Julia the Muppet.

by Keerthi Vedantam and Summer Sorg

Heather Davis can still remember telling her son he couldn’t have a soda.

“That was it. He had a meltdown in public. It went on forever.”

The 30-year-old Surprise nurse crouched down in the middle of a busy supermarket and tried to calm his screams as his little fists pounded against the floor and strangers crowded the two. 

It would go on like that for years. Before Brennan Davis was diagnosed with autism, Heather and her husband, Chris, found themselves leaving the house cautiously, knowing at any moment Brennan could get upset. Most tantrums seemed to happen at random, and were aggravated by attention. Most excursions ended earlier than expected.

“We always knew there was something but didn’t know what it was,” Heather said. “We kind of learned how to go with the flow with him.”

Others weren’t so helpful when Brennan was experiencing sensory overload. One mother told Heather, “You need Supernanny,” referencing a reality show for struggling families. “Your child is out of control.”

One in 68 kids are diagnosed with autism, according to the Center for Disease Control and Prevention. On April 2, Autism Awareness Day, Sesame Street launched new resources to help families and communities understand autism.

One of those resources is a new picture book featuring Julia, the first Muppet with autism. In Family Forever, Sesame Street introduces Julia’s family and how they help her through distressing events that can trigger an episode. The book is written by Leslie Kimmelman, whose son has autism, and Julia Bascom, who is on the spectrum herself.

Throughout Autism Awareness Month, Sesame Street is rolling out more videos and interactive stories about Julia, how she prepares for everyday events, and how her family and friends patiently work with her so she can be included in social events. Sherrie Westin, executive vice president for global impact and philanthropy at Sesame Workshop hopes these resources will make a difference in the autism community.

“Seeing the difference that Julia has made since her debut on Sesame Street has been heartwarming,” she said. “Julia has shown that all children, autistic and neurotypical alike, are amazing in their own ways.”

When Brennan was formally diagnosed with autism at seven years old, the family immediately took him to child psychologists who specialized in autism. There, they learned how to avoid overwhelming spaces, how to look for cues he might have a tantrum, and how support him through it.

“We were very relieved because finally we knew how to get him the help he needs,” Heather said. Sisters Kylie and Annika became teammates for Brennan in over-stimulating situations, supporting him the way they were taught to by the therapists.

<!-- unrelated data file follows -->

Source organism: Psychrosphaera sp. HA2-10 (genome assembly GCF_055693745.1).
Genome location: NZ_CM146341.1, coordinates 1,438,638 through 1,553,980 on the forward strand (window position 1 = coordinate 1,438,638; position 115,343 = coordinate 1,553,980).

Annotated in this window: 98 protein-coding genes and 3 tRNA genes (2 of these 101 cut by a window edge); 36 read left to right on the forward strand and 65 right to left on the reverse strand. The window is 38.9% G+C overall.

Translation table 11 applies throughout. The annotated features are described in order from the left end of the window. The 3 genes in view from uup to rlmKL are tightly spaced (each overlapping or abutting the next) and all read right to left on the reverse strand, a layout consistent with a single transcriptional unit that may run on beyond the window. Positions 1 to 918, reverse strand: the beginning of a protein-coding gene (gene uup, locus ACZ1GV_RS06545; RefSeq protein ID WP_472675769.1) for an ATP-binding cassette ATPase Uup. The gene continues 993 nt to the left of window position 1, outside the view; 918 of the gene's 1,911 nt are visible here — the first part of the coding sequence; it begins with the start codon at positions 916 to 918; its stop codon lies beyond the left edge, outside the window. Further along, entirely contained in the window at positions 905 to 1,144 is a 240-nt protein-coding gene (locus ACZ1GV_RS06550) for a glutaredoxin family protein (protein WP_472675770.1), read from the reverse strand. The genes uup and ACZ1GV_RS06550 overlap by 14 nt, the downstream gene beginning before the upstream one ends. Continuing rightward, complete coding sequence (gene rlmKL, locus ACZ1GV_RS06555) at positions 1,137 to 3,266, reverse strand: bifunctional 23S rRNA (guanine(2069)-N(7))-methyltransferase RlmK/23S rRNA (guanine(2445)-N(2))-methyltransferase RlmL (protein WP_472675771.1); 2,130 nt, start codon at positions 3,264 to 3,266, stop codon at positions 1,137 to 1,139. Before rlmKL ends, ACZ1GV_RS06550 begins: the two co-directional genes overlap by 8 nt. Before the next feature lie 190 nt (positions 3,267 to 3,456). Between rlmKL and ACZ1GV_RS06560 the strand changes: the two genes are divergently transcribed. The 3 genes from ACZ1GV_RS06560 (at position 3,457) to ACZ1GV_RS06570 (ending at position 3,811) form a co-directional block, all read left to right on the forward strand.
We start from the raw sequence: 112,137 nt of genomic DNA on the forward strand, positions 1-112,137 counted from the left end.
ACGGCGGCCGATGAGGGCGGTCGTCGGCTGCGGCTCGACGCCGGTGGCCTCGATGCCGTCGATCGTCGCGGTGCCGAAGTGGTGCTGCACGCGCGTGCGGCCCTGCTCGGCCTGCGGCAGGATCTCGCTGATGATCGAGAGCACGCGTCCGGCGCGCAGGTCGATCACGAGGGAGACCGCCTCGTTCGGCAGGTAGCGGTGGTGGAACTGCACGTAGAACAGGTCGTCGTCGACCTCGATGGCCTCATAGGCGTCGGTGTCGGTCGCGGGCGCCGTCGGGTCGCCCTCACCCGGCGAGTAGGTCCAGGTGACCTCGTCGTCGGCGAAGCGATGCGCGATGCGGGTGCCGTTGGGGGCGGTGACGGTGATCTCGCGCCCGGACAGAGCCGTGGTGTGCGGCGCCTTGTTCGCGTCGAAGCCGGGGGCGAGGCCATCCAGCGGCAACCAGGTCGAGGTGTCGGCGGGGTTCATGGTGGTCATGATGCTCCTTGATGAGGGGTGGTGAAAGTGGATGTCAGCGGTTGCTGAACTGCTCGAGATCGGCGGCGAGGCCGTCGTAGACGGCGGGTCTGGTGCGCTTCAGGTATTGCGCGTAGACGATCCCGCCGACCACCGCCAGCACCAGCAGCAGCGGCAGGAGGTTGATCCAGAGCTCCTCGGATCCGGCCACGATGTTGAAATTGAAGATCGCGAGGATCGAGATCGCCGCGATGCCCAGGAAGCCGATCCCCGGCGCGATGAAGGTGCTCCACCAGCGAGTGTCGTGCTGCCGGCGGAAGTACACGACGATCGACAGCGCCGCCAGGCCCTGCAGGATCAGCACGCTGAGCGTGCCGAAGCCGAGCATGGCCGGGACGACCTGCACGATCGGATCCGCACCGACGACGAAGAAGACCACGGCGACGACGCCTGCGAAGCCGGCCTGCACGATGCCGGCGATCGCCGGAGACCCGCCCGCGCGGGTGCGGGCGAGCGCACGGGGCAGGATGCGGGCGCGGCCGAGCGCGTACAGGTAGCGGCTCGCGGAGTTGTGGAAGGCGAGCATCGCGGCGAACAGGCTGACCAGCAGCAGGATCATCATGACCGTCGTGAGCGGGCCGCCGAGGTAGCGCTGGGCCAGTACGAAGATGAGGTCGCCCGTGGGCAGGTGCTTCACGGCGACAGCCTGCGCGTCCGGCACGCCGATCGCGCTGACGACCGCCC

“Kylie learned to watch for his cues,” Heather said. “When she saw he was about to get upset she knew she would have to walk away to help him avoid something from happening.”

Supporting someone who has autism is often a family effort. In Family Forever, Kimmelman and Bascom show how Julia’s parents and older brother work as a team when Julia loses a sentimental stuffed animal. 

Wesley (left) standing next to Reagan (right)
Wesley (left) standing next to Reagan (right). Photo by Summer Sorg.

It’s the kind of team Reagan Sensmeier, 19, and her brother, Wesley, have formed growing up. Wesley is only two years younger than Reagan and was diagnosed with autism at a young age.

“It helps that we were so close growing up,” Reagan said, looking at her brother, “I can help you understand what’s going on. And I can look at you and know when you’re okay.” 

“I’m still so sorry about that one Lowes trip,” Wesley said.

At a trip to the hardware store, Wesley wanted a specific cart made for kids with the plastic car in the front. When he couldn’t have it, he had a tantrum and the family had to leave the store. 

“So sometimes we had to do things a little differently. Sometimes we had to adjust our schedules,” Reagan said. “It’s okay.”

Beyond gaining an understanding Wesley’s mannerisms, Reagan said the biggest thing she learned from her brother was patience. 

“The kid that has no patience teaches you patience,” Wesley pointed out.

“Yeah it’s funny how that works isn’t it?” Reagan said. “I pay more attention in situations and I kind of watch to see what’s going on with people and how they’re reacting to things. I can understand more that way, just ‘cause that’s how it always was with Wes.”

“As siblings, we’re pretty close just in general,” Reagan said, looking at her brother.

“Yeah, we tried to stay in contact but––”

“Yeah, school is hard,” Reagan said, reading his mind, “But it didn’t really change anything did it?”

“No not really,” Wesley said.

“When I see you and can still do this,” she said, lightly punching his arm.

“Owww,” Wesley joked, rubbing his arm.

Sesame Street’s new launch also include digital routine cards showing Julia going through potentially distressing experiences like getting a haircut or going to a sporting event, and showing how the people around her can make those experiences a little more comfortable.

Reagan and Wesley were careful about going to a recent concert, which they thought might be too overstimulating for Wesley. Reagan kept an eye on her brother’s mannerisms as he grew comfortable with his surroundings, and the concert became another successful sibling outing.

Wesley has hope these new resources will do more than just normalize the word ‘autism’, it will show how some people with autism really live.

“I think it’ll impact it a lot more than just hearing the word of what it is, ‘cause it shows it,” Wesley said.

As for Heather, she hopes these resources will help other parents understand how to help her son when he gets upset, instead of crowding him and giving her dirty looks.

“I just hope people realize we’re all trying our best.”